Author: Jeff Zurschmeide

Jeff is a lifelong automobile enthusiast with a penchant for sports and racing cars. He has raced SCCA, local circle track, and stage rally as a co-driver. He makes his living as a freelance automotive journalist and is the author of six books on automotive topics. As a rule, he practices catch-and-release fishing when it comes to collectible automobiles, trying to leave each one in better condition than he found it. Enduring passions include his MGA and Austin Mini, and his 1969 Corvette. He recently purchased a 1920 Ford Model T Touring because “you just have to have one of these once in your life.”

Toyota’s Fast and Furious Turbo

  It’s hard to see Toyota as a performance brand, especially given the current state of their offerings, but for a time the staid Japanese megabrand produced some real hot rods. The Toyota Supra started life as the performance model of the sporty Celica line. Designed to compete with the […]

Carol Duckworth, courtesy of Mecum Auctions

2008 Shelby GT500 convertible

• One-owner car • 1,025 miles • 500-hp SVT engine • 6-speed transmission • Brembo brakes • Dual exhaust • Red with white GT stripes • Black and red interior • AM/FM CD stereo • Navigation • SVT wheels • Owner’s manual

1984 Audi Quattro Sport SWB Coupe

The introduction of Group B into the World Rally Championship in 1982 was an evolution that was dictated by a general industry move from rear- to front-wheel-drive cars, and it proved revolutionary. Contenders now had three classes to choose: Group N (standard production cars), Group A (modified production cars), and […]

Porsche’s Red-Headed Stepchild

Stop for a moment and consider the plight of the Porsche 924. If ever there was a car that was born on the wrong side of the blanket, the 924 is it. Coming onto the scene as a 1977 model, the 924 was Porsche’s first attempt at a conventional, water-cooled, […]

1970 Datsun 240Z Series 1 Coupe

The first Series I cars produced between late 1969 and early 1970 are identified by the fresh-air exhaust vents located on the rear hatch. Datsun quickly realized that they had hit the mark with the modern lines and overhead-cam 6-cylinder that redlined at 7,000 rpm. Restored to like-new condition, this […]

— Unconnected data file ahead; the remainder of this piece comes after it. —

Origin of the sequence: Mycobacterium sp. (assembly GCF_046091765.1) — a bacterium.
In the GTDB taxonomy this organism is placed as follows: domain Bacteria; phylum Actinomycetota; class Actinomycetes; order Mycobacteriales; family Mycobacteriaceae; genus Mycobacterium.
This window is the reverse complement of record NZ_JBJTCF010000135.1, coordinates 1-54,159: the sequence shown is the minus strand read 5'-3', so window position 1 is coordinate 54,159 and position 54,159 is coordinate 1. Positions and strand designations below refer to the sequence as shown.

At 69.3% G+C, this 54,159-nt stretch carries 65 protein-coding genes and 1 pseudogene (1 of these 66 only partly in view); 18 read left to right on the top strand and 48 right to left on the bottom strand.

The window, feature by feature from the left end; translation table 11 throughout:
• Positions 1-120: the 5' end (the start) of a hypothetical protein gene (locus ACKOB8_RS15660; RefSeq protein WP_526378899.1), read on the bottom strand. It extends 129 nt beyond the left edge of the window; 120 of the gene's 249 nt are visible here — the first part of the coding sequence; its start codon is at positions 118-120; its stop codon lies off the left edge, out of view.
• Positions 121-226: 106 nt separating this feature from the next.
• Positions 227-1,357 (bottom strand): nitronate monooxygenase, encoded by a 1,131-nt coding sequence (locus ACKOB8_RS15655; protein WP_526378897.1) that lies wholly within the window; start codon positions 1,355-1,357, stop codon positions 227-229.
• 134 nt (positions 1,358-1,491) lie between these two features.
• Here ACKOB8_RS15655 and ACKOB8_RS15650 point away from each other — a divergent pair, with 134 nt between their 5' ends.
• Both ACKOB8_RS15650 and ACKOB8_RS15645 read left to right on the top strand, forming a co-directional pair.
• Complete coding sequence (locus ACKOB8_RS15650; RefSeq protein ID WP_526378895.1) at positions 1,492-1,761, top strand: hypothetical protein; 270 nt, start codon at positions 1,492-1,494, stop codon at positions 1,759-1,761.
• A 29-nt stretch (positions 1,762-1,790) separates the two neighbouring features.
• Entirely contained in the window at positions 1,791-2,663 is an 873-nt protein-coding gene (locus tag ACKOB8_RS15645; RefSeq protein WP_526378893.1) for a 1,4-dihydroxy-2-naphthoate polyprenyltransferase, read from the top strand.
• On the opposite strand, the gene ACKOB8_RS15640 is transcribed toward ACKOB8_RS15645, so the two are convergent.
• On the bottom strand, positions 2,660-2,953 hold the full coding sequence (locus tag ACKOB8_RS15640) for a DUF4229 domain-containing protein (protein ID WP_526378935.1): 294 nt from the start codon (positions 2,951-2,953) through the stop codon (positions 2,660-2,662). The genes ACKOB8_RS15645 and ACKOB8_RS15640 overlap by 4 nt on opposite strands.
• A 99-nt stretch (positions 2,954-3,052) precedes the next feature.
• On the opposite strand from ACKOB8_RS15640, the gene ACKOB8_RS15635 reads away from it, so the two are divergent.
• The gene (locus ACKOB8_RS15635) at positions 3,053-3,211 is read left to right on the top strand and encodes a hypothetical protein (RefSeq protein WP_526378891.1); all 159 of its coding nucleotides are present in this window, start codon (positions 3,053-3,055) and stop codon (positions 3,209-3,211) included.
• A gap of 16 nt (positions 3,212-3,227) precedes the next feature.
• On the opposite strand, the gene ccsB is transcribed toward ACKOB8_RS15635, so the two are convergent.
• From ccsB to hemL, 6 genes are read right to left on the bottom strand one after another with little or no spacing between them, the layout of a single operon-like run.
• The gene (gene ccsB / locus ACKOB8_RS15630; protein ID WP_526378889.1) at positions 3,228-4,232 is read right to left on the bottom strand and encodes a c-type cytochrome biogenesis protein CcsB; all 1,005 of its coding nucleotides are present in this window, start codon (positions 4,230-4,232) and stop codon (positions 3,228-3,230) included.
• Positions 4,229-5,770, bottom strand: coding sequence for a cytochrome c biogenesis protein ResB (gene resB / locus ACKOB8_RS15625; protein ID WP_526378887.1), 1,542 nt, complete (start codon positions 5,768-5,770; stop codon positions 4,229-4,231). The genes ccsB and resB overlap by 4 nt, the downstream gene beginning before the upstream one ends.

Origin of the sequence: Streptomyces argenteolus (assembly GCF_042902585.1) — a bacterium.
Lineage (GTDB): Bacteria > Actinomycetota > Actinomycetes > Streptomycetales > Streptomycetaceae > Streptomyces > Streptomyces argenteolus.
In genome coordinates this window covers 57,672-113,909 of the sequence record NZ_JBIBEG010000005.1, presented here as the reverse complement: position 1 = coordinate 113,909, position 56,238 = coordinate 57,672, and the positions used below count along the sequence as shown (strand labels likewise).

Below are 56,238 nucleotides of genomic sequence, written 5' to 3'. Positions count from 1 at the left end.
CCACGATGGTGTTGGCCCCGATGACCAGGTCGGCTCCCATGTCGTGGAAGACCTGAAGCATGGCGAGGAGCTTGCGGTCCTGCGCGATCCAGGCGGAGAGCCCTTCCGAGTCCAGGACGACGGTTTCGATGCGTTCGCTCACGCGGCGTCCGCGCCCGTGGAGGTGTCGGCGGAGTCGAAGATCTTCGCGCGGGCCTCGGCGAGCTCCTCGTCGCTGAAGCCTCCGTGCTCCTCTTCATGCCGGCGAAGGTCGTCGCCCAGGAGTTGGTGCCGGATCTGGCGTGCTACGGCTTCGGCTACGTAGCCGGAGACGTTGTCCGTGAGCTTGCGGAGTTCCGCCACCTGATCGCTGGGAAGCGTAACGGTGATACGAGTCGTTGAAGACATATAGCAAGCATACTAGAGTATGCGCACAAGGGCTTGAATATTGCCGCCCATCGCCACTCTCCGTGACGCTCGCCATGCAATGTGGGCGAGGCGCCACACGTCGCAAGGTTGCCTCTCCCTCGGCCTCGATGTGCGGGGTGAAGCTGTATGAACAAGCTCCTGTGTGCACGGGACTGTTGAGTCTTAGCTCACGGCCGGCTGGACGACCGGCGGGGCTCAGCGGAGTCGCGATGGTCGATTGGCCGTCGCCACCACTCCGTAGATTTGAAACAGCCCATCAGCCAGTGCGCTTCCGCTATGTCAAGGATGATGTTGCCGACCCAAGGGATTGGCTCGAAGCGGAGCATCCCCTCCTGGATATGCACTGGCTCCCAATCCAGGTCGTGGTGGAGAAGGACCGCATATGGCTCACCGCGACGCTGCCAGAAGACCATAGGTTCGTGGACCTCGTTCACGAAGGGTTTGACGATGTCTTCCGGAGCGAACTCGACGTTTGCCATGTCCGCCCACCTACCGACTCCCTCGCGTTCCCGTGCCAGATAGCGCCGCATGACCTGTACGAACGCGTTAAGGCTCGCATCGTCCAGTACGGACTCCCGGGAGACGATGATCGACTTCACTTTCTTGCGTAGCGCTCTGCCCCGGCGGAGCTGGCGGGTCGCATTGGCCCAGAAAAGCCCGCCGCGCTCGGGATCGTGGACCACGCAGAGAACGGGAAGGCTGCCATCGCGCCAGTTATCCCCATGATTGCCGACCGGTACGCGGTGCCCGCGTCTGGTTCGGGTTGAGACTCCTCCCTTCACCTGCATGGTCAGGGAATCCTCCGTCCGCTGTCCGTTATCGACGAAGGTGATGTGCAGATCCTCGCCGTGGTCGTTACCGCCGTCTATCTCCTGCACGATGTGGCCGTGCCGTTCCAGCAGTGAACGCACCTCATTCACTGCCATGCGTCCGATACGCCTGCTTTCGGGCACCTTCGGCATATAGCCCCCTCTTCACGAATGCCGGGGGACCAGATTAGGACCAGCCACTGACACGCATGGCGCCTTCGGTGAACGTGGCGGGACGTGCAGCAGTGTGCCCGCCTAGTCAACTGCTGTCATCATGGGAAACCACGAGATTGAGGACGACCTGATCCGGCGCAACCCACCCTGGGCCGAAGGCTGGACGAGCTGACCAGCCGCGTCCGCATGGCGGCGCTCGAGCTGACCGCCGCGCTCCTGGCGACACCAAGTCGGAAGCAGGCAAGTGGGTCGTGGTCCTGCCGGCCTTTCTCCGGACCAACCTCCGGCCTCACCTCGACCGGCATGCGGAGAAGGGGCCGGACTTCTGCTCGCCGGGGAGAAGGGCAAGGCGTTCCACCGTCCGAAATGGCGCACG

Courtesy of Barrett-Jackson

The Best Kadett of All

Ask any American to name an Opel product, and they’re overwhelmingly likely to name the GT — often known as the “Baby Corvette” that arrived in America in 1969. But few could tell you that General Motors bought most of Opel in 1929 — and took complete ownership in 1931. […]

Coulda, Woulda, Shoulda

Here at SCM, we take some space in every issue to look at affordable classics — great cars that you can get into without emptying your wallet. Affordable classics are great because they’re far more engaging than the average new grocery-getter, and you can drive them without worrying yourself to […]

Is the X1/9 Emerging from the Shadows?

The Fiat X1/9 has been all but forgotten in the 40 years since it was introduced to North American markets. Most collectors just ignore the little mid-engine, two-seater convertible. Many see the car as Fiat’s underpowered and somewhat half-hearted effort to hold onto the American market — and really, who […]

Courtesy of Bonhams

1974 BMW 2002 Turbo Coupe

The 2002 Turbo upped the game again. Engine designer Alex von Falkenhausen eschewed the option of a larger engine shoehorned into the lightweight 2002 and instead developed the successful Group Five turbocharging idea for a fast road car. By using a KKK turbo coupled to the tii Kugelfischer fuel injection, […]

Courtesy of Auctions America

The Long-Lived, Never-Loved Porsche

The 928 occupies a peculiar place in Porsche history. Conceived as a replacement for the venerable 911, the factory soon discovered that their customers would never prize a front-engined, water-cooled alternative — even if it did make more power than the company’s bread-and-butter sports car. Maybe the 928, with its […]